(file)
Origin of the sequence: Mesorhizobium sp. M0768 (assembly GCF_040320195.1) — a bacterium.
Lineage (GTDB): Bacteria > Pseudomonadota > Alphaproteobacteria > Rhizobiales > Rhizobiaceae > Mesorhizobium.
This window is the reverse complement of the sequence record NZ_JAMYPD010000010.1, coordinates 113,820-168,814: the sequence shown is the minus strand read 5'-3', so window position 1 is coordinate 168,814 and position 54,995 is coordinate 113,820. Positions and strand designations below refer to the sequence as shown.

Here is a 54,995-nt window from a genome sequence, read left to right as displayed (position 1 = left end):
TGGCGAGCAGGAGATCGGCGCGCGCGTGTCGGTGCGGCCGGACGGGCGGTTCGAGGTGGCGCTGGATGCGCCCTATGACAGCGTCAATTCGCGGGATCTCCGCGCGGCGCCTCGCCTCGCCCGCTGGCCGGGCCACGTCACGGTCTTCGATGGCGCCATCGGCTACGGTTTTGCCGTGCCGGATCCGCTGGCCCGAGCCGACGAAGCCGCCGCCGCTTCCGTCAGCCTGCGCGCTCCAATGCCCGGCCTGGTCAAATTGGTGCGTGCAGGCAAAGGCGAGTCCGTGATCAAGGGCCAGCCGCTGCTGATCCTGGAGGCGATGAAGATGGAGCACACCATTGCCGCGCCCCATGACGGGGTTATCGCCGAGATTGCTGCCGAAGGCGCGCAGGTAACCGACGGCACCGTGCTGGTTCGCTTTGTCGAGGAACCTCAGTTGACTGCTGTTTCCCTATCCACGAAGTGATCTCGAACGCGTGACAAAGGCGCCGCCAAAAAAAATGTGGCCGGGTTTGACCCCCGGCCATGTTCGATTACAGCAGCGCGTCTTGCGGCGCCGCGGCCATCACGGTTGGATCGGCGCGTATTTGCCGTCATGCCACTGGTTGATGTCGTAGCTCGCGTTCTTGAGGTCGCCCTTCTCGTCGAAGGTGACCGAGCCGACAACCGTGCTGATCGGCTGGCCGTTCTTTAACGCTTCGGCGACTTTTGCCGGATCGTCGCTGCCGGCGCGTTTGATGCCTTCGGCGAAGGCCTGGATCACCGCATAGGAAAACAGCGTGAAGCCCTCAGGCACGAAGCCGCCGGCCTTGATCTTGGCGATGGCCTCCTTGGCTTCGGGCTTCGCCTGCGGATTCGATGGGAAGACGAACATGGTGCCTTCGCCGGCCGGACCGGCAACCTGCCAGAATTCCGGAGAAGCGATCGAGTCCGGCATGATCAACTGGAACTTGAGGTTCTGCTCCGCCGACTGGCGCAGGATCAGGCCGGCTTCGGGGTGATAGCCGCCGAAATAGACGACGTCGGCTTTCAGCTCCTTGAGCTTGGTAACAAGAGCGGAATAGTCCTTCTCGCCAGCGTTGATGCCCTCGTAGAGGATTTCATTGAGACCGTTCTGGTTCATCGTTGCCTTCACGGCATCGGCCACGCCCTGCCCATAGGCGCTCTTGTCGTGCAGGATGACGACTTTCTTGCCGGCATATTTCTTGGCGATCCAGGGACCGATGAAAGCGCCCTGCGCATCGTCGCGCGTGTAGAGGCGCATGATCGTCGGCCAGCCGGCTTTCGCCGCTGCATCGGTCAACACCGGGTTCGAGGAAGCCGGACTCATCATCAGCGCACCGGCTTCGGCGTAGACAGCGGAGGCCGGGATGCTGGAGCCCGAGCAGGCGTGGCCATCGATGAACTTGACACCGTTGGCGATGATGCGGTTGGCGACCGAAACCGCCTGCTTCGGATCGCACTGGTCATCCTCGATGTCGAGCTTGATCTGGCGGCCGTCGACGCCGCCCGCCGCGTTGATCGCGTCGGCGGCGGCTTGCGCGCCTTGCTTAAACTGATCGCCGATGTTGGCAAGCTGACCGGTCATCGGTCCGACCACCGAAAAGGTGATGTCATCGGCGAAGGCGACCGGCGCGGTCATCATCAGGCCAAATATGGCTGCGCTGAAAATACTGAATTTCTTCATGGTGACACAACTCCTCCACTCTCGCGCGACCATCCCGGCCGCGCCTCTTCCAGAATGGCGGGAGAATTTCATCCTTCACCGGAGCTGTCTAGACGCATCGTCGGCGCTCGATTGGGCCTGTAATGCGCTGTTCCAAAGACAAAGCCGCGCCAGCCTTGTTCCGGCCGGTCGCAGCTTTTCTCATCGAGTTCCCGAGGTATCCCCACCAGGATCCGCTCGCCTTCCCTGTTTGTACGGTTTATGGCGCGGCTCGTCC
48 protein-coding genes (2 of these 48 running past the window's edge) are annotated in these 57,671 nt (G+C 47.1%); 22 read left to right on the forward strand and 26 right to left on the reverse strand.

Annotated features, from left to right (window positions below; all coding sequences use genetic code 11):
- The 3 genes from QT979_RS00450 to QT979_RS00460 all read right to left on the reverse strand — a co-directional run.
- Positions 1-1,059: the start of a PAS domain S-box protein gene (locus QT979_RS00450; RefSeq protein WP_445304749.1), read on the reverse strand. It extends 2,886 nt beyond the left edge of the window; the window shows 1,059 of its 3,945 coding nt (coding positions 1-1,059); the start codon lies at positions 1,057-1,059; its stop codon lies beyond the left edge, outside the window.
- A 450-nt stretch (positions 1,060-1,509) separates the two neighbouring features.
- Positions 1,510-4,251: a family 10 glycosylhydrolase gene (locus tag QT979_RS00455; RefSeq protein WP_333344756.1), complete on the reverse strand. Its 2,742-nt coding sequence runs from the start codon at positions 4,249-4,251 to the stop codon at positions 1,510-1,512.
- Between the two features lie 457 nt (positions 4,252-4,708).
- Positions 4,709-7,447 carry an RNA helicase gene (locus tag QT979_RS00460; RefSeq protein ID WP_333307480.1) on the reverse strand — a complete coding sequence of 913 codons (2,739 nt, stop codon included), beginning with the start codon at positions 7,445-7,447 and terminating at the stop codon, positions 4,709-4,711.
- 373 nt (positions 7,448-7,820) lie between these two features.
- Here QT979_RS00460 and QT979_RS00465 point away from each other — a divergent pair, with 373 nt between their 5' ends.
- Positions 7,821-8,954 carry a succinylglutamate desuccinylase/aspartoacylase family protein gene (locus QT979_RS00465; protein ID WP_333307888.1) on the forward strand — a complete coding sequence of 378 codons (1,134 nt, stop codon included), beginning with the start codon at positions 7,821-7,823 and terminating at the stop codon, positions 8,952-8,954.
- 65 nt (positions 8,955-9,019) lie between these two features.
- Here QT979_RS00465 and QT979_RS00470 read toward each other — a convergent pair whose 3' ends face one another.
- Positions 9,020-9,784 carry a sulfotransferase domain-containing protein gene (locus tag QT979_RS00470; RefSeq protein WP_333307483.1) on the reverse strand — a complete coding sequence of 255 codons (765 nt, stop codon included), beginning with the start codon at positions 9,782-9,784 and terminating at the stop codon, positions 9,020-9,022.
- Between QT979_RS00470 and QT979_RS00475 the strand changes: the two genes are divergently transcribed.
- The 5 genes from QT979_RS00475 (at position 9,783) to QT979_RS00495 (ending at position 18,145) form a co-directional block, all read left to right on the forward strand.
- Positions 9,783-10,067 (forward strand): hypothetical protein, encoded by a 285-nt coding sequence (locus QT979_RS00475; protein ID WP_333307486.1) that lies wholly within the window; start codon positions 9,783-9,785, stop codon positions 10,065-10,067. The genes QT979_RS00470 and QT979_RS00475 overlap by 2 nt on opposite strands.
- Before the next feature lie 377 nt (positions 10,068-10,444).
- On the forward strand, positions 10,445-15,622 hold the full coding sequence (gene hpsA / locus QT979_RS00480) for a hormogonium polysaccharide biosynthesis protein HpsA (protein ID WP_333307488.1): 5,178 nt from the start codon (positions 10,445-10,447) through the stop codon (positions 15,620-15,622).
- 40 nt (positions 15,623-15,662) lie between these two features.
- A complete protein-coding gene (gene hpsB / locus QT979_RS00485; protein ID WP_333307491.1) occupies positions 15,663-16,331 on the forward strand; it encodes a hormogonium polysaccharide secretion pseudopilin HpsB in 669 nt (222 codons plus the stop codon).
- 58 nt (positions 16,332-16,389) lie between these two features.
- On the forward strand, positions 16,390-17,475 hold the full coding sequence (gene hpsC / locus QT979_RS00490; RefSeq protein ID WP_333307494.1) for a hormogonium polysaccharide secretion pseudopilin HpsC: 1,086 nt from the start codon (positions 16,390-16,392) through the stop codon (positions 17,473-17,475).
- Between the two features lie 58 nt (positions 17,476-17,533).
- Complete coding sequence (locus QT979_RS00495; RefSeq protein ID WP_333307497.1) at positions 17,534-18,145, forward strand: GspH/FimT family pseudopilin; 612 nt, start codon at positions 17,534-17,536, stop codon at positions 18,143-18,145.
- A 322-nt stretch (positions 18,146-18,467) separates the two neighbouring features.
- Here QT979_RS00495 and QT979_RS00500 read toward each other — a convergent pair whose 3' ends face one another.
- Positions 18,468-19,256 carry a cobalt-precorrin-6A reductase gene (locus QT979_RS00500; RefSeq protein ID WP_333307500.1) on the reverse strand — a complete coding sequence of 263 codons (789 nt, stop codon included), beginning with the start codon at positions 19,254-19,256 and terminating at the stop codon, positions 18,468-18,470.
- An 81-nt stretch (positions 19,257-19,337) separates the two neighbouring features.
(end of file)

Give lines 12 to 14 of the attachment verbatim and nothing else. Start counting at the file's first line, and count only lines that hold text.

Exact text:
- Between the two features lie 457 nt (positions 4,252-4,708).
- Positions 4,709-7,447 carry an RNA helicase gene (locus tag QT979_RS00460; RefSeq protein ID WP_333307480.1) on the reverse strand — a complete coding sequence of 913 codons (2,739 nt, stop codon included), beginning with the start codon at positions 7,445-7,447 and terminating at the stop codon, positions 4,709-4,711.
- 373 nt (positions 7,448-7,820) lie between these two features.